Background: The implementation of novel digital solutions within the National Health Service has historically been challenging. Since the start of the COVID-19 pandemic, there has been a greater push for digitization and for operating remote monitoring solutions. However, the implementation and widespread adoption of this type of innovation have been poorly studied.
Objective: We aim to investigate key stakeholder barriers and facilitators to implementing remote monitoring solutions to identify factors that could affect successful adoption.
Methods: A mixed methods approach will be implemented. Semistructured interviews will be conducted with high-level stakeholders from industry and academia and health care providers who have played an instrumental role in, and have prior experience with, implementing digital solutions, alongside the use of an adapted version of the Technology Acceptance Model questionnaire.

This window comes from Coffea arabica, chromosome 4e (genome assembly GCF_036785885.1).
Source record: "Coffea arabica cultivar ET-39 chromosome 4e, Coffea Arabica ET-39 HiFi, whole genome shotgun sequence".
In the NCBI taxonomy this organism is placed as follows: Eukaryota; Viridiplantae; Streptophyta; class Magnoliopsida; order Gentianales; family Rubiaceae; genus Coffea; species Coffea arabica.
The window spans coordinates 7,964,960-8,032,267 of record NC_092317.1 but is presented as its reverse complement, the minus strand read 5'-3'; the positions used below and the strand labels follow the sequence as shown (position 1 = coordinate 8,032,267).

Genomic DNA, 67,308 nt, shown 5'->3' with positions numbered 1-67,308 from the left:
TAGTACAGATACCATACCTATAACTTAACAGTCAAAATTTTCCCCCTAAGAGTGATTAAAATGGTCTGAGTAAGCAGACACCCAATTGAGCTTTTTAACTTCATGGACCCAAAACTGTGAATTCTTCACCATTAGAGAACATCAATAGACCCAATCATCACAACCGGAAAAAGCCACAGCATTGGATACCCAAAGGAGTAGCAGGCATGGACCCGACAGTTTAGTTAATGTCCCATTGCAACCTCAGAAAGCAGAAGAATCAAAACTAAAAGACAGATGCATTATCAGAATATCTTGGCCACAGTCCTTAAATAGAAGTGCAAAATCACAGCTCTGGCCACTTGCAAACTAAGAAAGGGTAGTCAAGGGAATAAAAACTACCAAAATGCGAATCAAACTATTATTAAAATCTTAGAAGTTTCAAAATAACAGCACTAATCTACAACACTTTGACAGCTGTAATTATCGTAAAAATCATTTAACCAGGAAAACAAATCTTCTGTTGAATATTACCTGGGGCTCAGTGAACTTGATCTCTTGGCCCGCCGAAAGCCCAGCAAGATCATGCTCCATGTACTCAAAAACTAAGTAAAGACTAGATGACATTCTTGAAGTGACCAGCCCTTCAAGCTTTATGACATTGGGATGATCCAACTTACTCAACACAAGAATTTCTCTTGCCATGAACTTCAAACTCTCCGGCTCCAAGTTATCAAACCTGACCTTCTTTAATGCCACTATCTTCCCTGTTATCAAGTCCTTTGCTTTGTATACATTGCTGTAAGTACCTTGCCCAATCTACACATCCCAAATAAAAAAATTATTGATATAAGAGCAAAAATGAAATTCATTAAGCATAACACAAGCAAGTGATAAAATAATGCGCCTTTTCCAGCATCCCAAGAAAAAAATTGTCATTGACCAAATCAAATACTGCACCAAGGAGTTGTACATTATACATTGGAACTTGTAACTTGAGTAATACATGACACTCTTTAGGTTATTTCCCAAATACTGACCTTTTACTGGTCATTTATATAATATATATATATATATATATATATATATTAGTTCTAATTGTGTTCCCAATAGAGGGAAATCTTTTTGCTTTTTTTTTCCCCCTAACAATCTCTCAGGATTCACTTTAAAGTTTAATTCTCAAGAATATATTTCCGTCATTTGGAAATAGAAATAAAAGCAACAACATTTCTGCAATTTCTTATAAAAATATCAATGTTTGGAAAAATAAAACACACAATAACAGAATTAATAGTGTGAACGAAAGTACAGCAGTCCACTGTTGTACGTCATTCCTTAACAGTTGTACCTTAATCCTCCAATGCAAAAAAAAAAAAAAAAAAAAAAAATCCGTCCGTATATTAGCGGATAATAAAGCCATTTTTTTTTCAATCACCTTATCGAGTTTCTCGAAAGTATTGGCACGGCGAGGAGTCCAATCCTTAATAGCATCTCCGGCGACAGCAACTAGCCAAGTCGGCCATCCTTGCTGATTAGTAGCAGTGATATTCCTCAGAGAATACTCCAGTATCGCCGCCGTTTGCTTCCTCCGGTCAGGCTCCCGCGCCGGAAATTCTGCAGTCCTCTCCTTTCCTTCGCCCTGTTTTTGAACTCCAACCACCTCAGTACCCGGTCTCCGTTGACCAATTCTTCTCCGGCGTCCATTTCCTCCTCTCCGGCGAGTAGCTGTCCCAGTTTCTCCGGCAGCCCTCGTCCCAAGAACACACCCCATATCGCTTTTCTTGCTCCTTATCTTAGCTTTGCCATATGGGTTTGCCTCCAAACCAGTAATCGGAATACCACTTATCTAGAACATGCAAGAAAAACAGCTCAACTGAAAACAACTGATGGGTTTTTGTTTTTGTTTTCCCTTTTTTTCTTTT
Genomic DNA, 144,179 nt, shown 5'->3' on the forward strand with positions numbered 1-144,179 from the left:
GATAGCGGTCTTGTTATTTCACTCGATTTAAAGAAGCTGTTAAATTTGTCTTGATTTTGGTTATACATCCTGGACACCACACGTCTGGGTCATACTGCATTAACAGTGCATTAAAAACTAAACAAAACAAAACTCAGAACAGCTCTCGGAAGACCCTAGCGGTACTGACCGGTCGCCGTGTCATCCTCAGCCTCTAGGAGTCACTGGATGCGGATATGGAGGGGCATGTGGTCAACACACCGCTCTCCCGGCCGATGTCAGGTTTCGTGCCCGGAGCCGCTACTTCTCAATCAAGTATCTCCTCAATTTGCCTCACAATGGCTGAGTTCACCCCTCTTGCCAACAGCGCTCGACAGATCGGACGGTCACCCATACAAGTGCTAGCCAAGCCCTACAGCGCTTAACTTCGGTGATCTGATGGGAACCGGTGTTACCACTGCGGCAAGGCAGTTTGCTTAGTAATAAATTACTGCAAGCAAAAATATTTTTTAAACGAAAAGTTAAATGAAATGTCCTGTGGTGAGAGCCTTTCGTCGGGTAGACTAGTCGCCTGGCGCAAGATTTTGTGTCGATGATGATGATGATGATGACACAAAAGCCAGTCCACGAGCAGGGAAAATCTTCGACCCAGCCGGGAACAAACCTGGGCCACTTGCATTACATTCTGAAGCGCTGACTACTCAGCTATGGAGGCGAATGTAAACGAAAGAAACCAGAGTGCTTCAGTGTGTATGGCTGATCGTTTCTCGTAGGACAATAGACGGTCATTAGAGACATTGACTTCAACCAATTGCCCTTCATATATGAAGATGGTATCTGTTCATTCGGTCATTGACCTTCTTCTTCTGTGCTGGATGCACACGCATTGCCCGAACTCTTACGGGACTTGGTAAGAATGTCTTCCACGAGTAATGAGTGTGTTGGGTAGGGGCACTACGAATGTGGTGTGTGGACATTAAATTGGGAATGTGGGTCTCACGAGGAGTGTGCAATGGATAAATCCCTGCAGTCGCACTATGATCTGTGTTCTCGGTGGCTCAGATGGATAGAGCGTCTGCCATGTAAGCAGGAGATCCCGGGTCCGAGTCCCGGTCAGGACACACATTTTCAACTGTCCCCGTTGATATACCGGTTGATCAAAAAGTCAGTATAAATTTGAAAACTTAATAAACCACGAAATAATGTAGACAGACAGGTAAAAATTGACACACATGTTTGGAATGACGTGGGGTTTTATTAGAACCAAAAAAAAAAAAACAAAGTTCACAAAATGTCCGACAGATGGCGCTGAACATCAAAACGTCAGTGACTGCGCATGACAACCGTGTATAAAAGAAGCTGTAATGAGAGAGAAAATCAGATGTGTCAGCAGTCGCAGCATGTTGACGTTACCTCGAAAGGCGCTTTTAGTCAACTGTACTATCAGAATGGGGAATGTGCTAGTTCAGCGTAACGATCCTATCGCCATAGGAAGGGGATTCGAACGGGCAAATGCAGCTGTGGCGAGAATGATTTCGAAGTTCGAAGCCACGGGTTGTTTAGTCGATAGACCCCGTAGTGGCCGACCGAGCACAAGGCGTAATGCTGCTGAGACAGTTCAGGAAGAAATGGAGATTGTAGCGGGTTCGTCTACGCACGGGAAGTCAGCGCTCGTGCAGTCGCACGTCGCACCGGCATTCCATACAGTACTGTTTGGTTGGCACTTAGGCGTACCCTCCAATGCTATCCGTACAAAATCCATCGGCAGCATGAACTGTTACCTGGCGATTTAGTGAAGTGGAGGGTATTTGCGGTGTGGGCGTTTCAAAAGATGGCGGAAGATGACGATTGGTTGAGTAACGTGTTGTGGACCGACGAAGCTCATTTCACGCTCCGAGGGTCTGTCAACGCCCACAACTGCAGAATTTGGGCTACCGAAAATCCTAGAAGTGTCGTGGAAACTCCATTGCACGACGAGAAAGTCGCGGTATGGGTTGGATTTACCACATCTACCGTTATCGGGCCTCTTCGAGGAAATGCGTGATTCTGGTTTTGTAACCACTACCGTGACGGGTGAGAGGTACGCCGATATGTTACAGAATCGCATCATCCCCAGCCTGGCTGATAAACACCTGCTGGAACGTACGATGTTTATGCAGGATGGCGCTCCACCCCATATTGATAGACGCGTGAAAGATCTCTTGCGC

Results: Enrollment is currently underway, having started in February 2022. It is anticipated to end in July 2022, with data analysis scheduled to commence in August 2022.
Conclusions: The results of our study may highlight key barriers and facilitators to implementing digital remote monitoring solutions, thereby allowing for improved widespread adoption within the National Health Service in the future.
Trial Registration: ClinicalTrials.gov NCT05321004; https://clinicaltrials.gov/ct2/show/NCT05321004
Advancements in digital technologies, alongside increasing digitization in other industries and the global pandemic of COVID-19, have accelerated the adoption of novel health care pathways worldwide, with health care delivery transitioning beyond the traditional face-to-face model [, ]. Telemedicine has gained long overdue exposure during a complicated crisis; since the onset of the pandemic, digital modalities have become critical in moderating exposure risk to health care staff, reducing community spread, and delivering quality health care remotely to exposed or infected individuals [ , ].